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Reduced fertility in triploids of Acacia auriculiformis and its hybrid with A. mangium

journal contribution
posted on 2023-05-20, 22:43 authored by Quynh Nghiem, C, Anthony Griffin, Jane HarbardJane Harbard, Christopher HarwoodChristopher Harwood, Le, S, Duc Nguyen, K, Van Pham, B
Polyploid breeding offers the possibility of increased variability in the search for improved growth, site adaptation and disease resistance in tropical acacias. A key focus of breeding in Vietnam has been the production and testing of vigorous triploid clones which are expected to have the added advantage of being sterile. Triploids obtained by manual crosses between diploid and tetraploid trees or by bulk screening of seedlings derived from open-pollinated seedlots were verified using flow cytometry. Thirteen clones are under field testing for growth rate, tree form and fertility. Six of these are now reproductively mature and flowered as prolifically as diploids. However no pollen germinated, either on agar or on their own stigmas under controlled pollination. Only one clone (X01-F1 hybrid of tetraploid A. mangium and diploid A. auriculiformis) produced open pollinated pods on 0.05% of hermaphrodite flowers and these contained an average of 1.3 filled seeds per pod, about one-fifth the number observed in diploids. Less than 25% of germinated progeny from this triploid clone survived at 3 months after sowing and survivors were severely stunted with arrested growth. Ploidy and genotype analysis revealed them to be predominantly aneuploids, ranging from hyperdiploid to hypotetraploid with 95% being selfs. We are confident that we can select triploid clones which will be effectively infertile if deployed in plantations and may be of particular value in situations where the normal prolific natural regeneration of tropical acacias is highly undesirable.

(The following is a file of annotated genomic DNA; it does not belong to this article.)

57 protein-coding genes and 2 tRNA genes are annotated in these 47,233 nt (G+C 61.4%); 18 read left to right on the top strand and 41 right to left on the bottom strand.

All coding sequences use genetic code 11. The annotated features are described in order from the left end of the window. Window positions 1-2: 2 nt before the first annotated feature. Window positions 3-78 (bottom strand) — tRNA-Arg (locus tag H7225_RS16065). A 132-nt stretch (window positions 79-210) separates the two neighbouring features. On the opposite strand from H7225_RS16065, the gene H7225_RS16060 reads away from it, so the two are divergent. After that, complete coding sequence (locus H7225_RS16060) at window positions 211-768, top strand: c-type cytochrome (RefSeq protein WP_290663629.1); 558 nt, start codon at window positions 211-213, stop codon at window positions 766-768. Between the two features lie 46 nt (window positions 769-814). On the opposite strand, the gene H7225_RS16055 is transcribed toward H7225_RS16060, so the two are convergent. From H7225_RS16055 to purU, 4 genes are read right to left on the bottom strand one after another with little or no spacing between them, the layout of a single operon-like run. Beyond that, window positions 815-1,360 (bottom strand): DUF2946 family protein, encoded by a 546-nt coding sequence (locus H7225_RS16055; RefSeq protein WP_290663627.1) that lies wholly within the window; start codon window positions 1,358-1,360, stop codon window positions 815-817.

History

Publication title

Euphytica

Volume

214

Issue

4

Article number

77

Number

77

Pagination

1-14

ISSN

0014-2336

Department/School

School of Natural Sciences

Publisher

Kluwer Academic Publ

Place of publication

Van Godewijckstraat 30, Dordrecht, Netherlands, 3311 Gz

Rights statement

Copyright Springer Science+Business Media B.V., part of Springer Nature 2018

Repository Status

  • Restricted

Socio-economic Objectives

Hardwood plantations

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